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Patient preferences regarding use of contrast-enhanced imaging for breast cancer screening

Published:April 09, 2021DOI:https://doi.org/10.1016/j.acra.2021.03.003

      Rationale and Objectives

      Our purpose is to understand patient preferences towards contrast-enhanced imaging such as CEM or MRI for breast cancer screening. Methods and Materials: An anonymous survey was offered to all patients having screening mammography at a single academic institution from December 27 th 2019 to March 6 th 2020. Survey questions related to: (1) patients’ background experiences (2) patients’ concern for aspects of MRI and CEM measured using a 5-point Likert scale, and (3) financial considerations.

      Results

      75% (1011/1349) patients completed the survey. 53.0% reported dense breasts and of those, 47.6% had additional screening. 49.6% had experienced a callback, 29.0% had a benign biopsy, and 13.7% had prior CEM/MRI. 34.7% were satisfied with mammography for screening. A majority were neutral or not concerned with radiation exposure, contrast allergy, IV line placement, claustrophobia, and false positive exams. 54.7% were willing to pay at least $250-500 for screening MRI. Those reporting dense breasts were less satisfied with mammography for screening (p<0.001) and willing to pay more for MRI (p<0.001). If patients had prior CEM/MRI, there was less concern for an allergic reaction (p<0.001), IV placement (p=0.025), and claustrophobia (p=0.006). There was less concern for false positives if they had a prior benign biopsy (p=0.029) or prior CEM/MRI (p=0.005) and less concern for IV placement if they had dense breasts (p=0.007) or a previous callback (p=0.013).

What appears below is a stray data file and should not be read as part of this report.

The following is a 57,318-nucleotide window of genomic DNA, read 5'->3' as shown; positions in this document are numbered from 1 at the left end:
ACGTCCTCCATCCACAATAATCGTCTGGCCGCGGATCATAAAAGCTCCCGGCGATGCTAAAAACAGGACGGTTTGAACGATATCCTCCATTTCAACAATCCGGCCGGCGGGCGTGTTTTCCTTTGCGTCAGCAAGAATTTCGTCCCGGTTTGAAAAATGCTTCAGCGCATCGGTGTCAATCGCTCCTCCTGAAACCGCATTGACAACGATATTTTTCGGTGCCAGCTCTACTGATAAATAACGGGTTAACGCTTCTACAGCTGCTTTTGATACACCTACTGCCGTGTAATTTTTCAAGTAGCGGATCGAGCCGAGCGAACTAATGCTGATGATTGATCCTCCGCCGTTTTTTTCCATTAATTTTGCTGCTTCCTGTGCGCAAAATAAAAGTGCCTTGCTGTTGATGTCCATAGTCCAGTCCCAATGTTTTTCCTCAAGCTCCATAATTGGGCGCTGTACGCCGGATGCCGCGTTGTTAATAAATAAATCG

Conclusion

      The screening population may accept CEM or MRI as a screening exam despite its risks and cost, especially patients with dense breasts and patients who have had prior CEM/MRI.

      Key Words

      Abbreviations:

      HIPPA (Health Insurance Portability and Accountability Act), IV (intravenous)
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